Twelve people were arrested outside of the Turkish embassy in Rotterdam early on Sunday after police in riot gear used batons, dogs and water cannons to disperse crowds of protesters angry that the Dutch government had denied entry to two Turkish officials looking to campaign for Turkish President Recep Tayyip Erdogan among the large number of Turkish dual-nationals living there.
The protests broke in both Rotterdam and outside the Dutch consulate in Ankara out after Turkish Foreign Minister Mevlut Cavusoglu’s flight was prevented from landing in the Netherlands and Fatma Betul Sayan Kaya, Turkey’s family minister, was denied entry by road.
In Istanbul, the Dutch flag was replaced with the Turkish one, according to the Associated Press. A spokesperson for the Dutch police, Patricia Wessels, told the Associated Press that the arrests were made for alleged violence and public order offenses, and that protesters threw bottles and rocks at police early Sunday.
The Turkish officials were to address Turks living in the Netherlands about an April 16 referendum vote on the Turkish Constitution, which would expand the executive powers of Turkish president Recep Tayyip Erdoğan.
Erdogan’s wing in the Turkish government, the Justice and Development Party, is campaigning internationally for the reforms in European cities and towns with large Turkish populations. About 400,000 ethnic Turks live in the Netherlands, many of whom are dual nationals, according to the Dutch government.
European governments are opposing the efforts by Erdogan — who they say has shown dictatorial tendencies — to expand his power. After an attempted coup last year, the Turkish government imprisoned thousands of people, including journalists, human rights workers and Kurds who opposed his rule. The French government allowed a Cavusoglu to speak to at a gathering in Metz; similar rallies were banned in Germany and Switzerland.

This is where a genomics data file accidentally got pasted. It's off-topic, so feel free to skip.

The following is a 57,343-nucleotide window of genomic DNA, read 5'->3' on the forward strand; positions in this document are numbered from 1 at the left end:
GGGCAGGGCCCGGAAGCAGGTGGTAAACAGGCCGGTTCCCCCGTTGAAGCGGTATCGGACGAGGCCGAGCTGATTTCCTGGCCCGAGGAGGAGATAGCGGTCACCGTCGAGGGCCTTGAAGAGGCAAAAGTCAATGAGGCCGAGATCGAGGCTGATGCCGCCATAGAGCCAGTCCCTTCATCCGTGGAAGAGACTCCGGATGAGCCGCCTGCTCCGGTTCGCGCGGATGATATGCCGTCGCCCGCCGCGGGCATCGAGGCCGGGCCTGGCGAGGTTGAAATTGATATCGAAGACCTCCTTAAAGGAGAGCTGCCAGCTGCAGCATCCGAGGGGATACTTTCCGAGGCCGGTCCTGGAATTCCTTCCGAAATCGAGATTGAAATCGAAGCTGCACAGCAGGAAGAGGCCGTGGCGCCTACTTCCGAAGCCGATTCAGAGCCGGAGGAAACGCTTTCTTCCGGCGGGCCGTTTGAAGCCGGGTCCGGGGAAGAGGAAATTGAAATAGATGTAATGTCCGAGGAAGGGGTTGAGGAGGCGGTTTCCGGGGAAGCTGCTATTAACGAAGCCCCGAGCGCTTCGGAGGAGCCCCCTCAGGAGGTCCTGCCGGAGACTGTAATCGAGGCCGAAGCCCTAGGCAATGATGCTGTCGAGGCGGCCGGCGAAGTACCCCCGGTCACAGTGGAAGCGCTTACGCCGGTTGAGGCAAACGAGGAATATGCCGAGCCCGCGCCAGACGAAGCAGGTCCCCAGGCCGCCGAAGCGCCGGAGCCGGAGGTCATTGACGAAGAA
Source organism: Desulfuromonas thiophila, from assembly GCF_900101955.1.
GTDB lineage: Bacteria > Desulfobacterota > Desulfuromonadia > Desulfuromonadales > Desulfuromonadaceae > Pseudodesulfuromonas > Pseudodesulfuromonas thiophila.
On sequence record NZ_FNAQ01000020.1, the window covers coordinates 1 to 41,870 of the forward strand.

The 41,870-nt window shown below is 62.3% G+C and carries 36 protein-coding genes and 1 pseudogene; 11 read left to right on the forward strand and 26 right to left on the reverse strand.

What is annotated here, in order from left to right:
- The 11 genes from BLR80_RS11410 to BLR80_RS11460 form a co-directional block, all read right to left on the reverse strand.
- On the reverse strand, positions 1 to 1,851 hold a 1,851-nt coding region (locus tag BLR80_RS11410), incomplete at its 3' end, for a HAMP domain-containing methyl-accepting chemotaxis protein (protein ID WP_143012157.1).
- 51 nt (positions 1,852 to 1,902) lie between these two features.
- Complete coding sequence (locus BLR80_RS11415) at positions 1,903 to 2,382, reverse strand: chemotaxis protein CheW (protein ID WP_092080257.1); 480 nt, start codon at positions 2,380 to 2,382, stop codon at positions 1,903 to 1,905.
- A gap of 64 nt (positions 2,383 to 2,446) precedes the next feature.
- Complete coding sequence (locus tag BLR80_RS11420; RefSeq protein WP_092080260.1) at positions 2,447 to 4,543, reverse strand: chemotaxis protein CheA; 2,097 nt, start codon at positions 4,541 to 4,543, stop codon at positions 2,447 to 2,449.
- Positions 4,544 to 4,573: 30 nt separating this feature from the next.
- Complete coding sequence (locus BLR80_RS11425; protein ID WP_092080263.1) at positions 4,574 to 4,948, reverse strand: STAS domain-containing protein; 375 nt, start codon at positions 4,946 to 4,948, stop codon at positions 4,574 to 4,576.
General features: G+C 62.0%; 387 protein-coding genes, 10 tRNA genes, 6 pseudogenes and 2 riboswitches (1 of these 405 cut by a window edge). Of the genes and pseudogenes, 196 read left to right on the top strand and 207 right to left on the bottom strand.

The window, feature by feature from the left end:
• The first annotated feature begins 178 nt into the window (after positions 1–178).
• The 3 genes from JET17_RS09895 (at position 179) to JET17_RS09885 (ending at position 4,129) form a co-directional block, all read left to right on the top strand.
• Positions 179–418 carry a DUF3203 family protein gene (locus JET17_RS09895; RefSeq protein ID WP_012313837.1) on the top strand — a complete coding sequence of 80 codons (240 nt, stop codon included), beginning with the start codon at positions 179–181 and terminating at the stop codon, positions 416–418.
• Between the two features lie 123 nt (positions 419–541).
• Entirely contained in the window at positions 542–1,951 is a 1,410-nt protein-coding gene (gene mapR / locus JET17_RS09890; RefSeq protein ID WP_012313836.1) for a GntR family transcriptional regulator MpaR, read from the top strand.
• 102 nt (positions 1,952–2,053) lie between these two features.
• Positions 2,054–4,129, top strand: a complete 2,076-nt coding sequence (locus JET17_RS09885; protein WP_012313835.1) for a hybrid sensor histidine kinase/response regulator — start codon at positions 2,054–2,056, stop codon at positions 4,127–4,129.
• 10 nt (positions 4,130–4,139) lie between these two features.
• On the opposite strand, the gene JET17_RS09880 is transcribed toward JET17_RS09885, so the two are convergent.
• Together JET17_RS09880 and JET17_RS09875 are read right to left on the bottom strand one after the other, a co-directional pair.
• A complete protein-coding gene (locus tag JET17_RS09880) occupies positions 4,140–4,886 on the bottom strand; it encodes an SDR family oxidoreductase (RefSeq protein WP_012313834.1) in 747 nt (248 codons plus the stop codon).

In the Netherlands, a vote on Wednesday is expected to expand representation for Geert Wilders’s nationalist, anti-Islam party, which Erdogan is using as fodder for his own rhetorical flourishes.
Erdogan, in response to the banning of the gatherings, has threatened to impose sanctions on the Netherlands. Causoglu said at the gathering in France that the Netherlands was “the capital of fascism,” echoing a similar statement Erdogan made about Germany last week. He said, “I thought that Nazism was over in Germany, but it turns out that it is still going on. It is still going on, it is clear”, after Germany banned a gathering because, they say, they couldn’t guarantee the official who was to speak’s safety.
“We will teach them international diplomacy,” Erdogan said, and addressing crowds in Istanbul, said, “They are timid and coward. They are Nazi remnants and fascists.”
Dutch Prime Minister Mark Rutte said Sunday that his government should not give in to Turkish pressure. He tried to diffuse the tension through a statement he made on Facebook. He said, too, that it was “wrong” for Turkey to send political representatives to the Netherlands in spite the Dutch government’s warning that it could inflame tensions.